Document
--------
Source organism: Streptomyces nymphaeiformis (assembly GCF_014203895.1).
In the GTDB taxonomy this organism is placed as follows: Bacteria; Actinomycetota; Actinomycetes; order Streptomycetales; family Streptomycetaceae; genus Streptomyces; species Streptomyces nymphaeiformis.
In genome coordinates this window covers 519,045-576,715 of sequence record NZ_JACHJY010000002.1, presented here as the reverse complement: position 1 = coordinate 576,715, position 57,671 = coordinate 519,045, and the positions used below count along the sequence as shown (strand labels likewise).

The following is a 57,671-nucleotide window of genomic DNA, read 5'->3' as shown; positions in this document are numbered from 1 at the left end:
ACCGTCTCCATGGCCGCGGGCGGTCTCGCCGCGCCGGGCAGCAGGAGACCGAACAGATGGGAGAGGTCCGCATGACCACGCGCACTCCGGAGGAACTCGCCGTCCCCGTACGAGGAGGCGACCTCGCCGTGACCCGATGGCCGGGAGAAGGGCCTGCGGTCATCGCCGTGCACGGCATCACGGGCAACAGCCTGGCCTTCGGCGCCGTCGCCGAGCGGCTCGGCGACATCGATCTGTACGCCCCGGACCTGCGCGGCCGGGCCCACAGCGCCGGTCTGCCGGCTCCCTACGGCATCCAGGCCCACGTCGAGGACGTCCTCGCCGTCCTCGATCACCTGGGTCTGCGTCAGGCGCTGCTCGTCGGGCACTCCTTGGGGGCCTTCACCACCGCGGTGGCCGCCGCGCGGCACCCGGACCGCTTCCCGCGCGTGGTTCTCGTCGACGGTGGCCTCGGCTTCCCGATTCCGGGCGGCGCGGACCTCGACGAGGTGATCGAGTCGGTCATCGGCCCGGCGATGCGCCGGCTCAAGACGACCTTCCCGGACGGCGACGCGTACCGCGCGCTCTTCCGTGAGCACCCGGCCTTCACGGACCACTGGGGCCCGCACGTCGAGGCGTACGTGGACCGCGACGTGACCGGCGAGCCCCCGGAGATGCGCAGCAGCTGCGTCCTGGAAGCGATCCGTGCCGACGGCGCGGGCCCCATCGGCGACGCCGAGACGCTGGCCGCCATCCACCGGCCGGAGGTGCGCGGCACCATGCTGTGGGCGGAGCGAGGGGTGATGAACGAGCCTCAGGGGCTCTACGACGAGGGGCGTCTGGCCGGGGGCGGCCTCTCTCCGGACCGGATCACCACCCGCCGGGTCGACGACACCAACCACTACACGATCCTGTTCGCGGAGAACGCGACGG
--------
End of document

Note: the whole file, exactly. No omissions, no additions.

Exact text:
Source organism: Streptomyces nymphaeiformis (assembly GCF_014203895.1).
In the GTDB taxonomy this organism is placed as follows: Bacteria; Actinomycetota; Actinomycetes; order Streptomycetales; family Streptomycetaceae; genus Streptomyces; species Streptomyces nymphaeiformis.
In genome coordinates this window covers 519,045-576,715 of sequence record NZ_JACHJY010000002.1, presented here as the reverse complement: position 1 = coordinate 576,715, position 57,671 = coordinate 519,045, and the positions used below count along the sequence as shown (strand labels likewise).

The following is a 57,671-nucleotide window of genomic DNA, read 5'->3' as shown; positions in this document are numbered from 1 at the left end:
ACCGTCTCCATGGCCGCGGGCGGTCTCGCCGCGCCGGGCAGCAGGAGACCGAACAGATGGGAGAGGTCCGCATGACCACGCGCACTCCGGAGGAACTCGCCGTCCCCGTACGAGGAGGCGACCTCGCCGTGACCCGATGGCCGGGAGAAGGGCCTGCGGTCATCGCCGTGCACGGCATCACGGGCAACAGCCTGGCCTTCGGCGCCGTCGCCGAGCGGCTCGGCGACATCGATCTGTACGCCCCGGACCTGCGCGGCCGGGCCCACAGCGCCGGTCTGCCGGCTCCCTACGGCATCCAGGCCCACGTCGAGGACGTCCTCGCCGTCCTCGATCACCTGGGTCTGCGTCAGGCGCTGCTCGTCGGGCACTCCTTGGGGGCCTTCACCACCGCGGTGGCCGCCGCGCGGCACCCGGACCGCTTCCCGCGCGTGGTTCTCGTCGACGGTGGCCTCGGCTTCCCGATTCCGGGCGGCGCGGACCTCGACGAGGTGATCGAGTCGGTCATCGGCCCGGCGATGCGCCGGCTCAAGACGACCTTCCCGGACGGCGACGCGTACCGCGCGCTCTTCCGTGAGCACCCGGCCTTCACGGACCACTGGGGCCCGCACGTCGAGGCGTACGTGGACCGCGACGTGACCGGCGAGCCCCCGGAGATGCGCAGCAGCTGCGTCCTGGAAGCGATCCGTGCCGACGGCGCGGGCCCCATCGGCGACGCCGAGACGCTGGCCGCCATCCACCGGCCGGAGGTGCGCGGCACCATGCTGTGGGCGGAGCGAGGGGTGATGAACGAGCCTCAGGGGCTCTACGACGAGGGGCGTCTGGCCGGGGGCGGCCTCTCTCCGGACCGGATCACCACCCGCCGGGTCGACGACACCAACCACTACACGATCCTGTTCGCGGAGAACGCGACGG